"I just never really let it rip and went with my instincts. But when Kevin White was hired [as athletic director at Notre Dame] he said, 'I want you to write down in order a list of 10 things you really need to be ultracompetitive.' I won't go into specifics of what I said, but after I was fired, he did all of those things. Artificial surface on the field, flashy uniforms, state-of-the-art facilities, paying coaches better.
"It's a completely different job now than it was when I was there. Of course, he [White, now Duke's AD] isn't at Notre Dame anymore, either."
Davie, who was 35-25 in five years at Notre Dame, said he learned plenty from his time on TV. He found himself in a week's preparation sitting in on practices with coaches around the country, including his rivals, Lloyd Carr and Pete Carroll. It was like getting a seminar on head coaching every week. Davie took notes.
Albuquerque is not a college football-crazed town. It doesn't have Touchdown Jesus, Rudy, Rockne or the Gipper. Mostly, it has a whole lot of losing mixed in with occasional and temporary winning. The school gets no attention, and the state doesn't have many high schools to produce local football players.
The program was placed on NCAA probation in 2008, costing it five scholarships a year. Then coach Mike Locksley took over in 2009 and went 2-26 and punched an assistant coach before being fired in 2011. Locksley had brought in players from the Northeast, his recruiting hot spot, and when he left, many of them left, too.
And that's the job Davie, who said he had other opportunities, thought was the right one to jump for?
"I just felt I had more in the tank," he said. "When I went to ESPN, I thought I was going to stay for a year or two."
Meanwhile, athletic director Paul Krebs said he had to weigh the credibility of Davie as an ex-Notre Dame coach against the fact that he had been out of the game for 10 years and might not be in touch anymore.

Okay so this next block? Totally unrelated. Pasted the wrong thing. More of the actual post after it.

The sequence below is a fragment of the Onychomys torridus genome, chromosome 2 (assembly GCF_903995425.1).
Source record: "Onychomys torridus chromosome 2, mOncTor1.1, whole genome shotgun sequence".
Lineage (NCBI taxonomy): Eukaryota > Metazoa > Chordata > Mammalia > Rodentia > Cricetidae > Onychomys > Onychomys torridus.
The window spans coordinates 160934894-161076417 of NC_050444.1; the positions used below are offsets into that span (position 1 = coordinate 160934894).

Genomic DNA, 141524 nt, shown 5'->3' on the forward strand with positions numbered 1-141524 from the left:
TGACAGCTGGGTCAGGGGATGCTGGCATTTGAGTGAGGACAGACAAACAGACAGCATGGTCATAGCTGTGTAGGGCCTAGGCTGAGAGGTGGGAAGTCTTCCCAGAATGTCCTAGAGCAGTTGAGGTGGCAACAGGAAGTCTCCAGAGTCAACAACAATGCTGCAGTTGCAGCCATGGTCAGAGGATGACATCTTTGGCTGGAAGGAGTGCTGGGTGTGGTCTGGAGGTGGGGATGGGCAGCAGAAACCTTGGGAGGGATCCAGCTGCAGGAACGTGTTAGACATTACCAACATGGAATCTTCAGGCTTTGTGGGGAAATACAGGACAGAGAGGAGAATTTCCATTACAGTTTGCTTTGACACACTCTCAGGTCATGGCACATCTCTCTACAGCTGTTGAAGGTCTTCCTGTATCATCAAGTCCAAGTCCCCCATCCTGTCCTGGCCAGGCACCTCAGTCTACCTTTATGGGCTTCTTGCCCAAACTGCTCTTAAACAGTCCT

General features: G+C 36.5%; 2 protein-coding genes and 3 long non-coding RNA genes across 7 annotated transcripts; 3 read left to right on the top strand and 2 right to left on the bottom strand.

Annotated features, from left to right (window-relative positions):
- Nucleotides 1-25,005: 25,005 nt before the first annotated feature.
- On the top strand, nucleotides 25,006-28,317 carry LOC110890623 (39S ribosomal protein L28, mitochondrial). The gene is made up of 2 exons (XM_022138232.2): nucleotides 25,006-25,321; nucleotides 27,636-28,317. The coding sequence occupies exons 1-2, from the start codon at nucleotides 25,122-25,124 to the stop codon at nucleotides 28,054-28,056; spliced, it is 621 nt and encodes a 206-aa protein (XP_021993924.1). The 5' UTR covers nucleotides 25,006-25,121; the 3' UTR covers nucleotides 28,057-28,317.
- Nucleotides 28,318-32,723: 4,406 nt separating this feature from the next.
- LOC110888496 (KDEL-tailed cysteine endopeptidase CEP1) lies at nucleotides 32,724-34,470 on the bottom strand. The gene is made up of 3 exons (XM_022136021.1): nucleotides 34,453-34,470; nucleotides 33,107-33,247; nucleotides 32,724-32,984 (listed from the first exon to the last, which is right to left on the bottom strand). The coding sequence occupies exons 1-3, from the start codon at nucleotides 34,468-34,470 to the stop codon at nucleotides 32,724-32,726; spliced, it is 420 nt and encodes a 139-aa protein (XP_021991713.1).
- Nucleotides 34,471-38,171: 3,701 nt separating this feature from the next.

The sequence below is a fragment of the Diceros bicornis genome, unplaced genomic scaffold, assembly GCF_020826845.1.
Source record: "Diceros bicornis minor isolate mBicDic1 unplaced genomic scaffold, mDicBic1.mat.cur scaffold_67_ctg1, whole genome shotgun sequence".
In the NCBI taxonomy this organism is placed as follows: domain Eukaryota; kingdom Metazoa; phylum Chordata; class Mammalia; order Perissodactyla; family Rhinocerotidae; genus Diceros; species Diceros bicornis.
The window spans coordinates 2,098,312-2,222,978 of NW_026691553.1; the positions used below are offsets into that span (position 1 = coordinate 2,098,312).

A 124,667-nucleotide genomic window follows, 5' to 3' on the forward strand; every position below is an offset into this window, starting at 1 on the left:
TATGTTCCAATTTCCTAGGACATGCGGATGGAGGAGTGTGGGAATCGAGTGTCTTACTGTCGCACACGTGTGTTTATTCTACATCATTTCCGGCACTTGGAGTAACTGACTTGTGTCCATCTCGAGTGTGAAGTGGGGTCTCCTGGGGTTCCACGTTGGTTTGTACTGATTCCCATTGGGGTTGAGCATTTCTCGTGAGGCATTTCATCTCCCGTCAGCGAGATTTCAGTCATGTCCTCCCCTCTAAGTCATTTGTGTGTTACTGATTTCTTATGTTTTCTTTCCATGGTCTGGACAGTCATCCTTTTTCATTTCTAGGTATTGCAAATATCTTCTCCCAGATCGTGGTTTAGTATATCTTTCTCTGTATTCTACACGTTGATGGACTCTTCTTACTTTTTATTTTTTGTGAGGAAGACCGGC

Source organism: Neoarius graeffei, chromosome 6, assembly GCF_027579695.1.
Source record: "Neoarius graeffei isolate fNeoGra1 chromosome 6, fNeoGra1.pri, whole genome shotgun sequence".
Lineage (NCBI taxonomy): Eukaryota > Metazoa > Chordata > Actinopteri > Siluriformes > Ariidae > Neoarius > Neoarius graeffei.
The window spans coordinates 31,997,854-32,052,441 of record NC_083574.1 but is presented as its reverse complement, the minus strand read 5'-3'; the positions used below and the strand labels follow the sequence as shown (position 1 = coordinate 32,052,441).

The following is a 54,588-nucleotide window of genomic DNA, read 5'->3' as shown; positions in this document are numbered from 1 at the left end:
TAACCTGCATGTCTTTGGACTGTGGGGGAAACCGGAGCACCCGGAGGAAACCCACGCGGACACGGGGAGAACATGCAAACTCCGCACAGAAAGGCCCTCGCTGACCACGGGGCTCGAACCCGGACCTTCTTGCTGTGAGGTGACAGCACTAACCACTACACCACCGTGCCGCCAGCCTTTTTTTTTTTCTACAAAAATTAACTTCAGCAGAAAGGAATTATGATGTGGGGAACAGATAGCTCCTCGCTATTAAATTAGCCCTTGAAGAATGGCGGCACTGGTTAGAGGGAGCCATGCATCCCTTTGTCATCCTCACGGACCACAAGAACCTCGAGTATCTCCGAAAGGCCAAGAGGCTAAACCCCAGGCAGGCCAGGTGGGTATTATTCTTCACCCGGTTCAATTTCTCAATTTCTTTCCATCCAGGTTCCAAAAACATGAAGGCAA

"I asked him, 'You've been out of coaching 10 years. If you were in my shoes, wouldn't you be nervous?" Krebs said. "He said, 'I want one more shot.' Part of what attracted me to Bob was his desire to do it his way, to not be swayed by opinion.
"He's an old-school guy that has adapted to today's players: music at practice, a preponderance of different uniforms and helmets. I'm not sure he believes in that, but he knows it's important to players."
Davie is doing it his way now, and his way works. He put in an old-fashioned triple-option offense, saying he wasn't going to put in the modern spread. He also wants opponents to have to start practicing every week against something they've never seen before. Meanwhile, his defense is constantly blitzing. And he's recruiting heavily in Texas using his old contacts.
He said when he arrived, there was just one scholarship quarterback on the roster and seven scholarship offensive linemen. The next year, he said, there were miraculously just four players left from Locksley's era. Davie has built slowly, preaching to "outwork, outhit and outdiscipline."
And a team that had gone 1-11 three straight years before he arrived is now 7-5 with wins over Boise State, Utah State and Air Force.
Davie is letting it rip exactly the way he didn't at Notre Dame.
"I would love that opportunity to do it at Notre Dame again," he said. "I mean, not literally. But just to handle situations differently, go with my instincts and not be afraid. I knew there were things that had to be done differently, but I didn't have the confidence then to say, 'Listen, here's what we have to do to win.'"
He has learned now, built a football program from ashes and rebuilt his name. It's an answer to his prayers roughly 1,400 miles from Touchdown Jesus.
Greg Couch covers college football for Bleacher Report.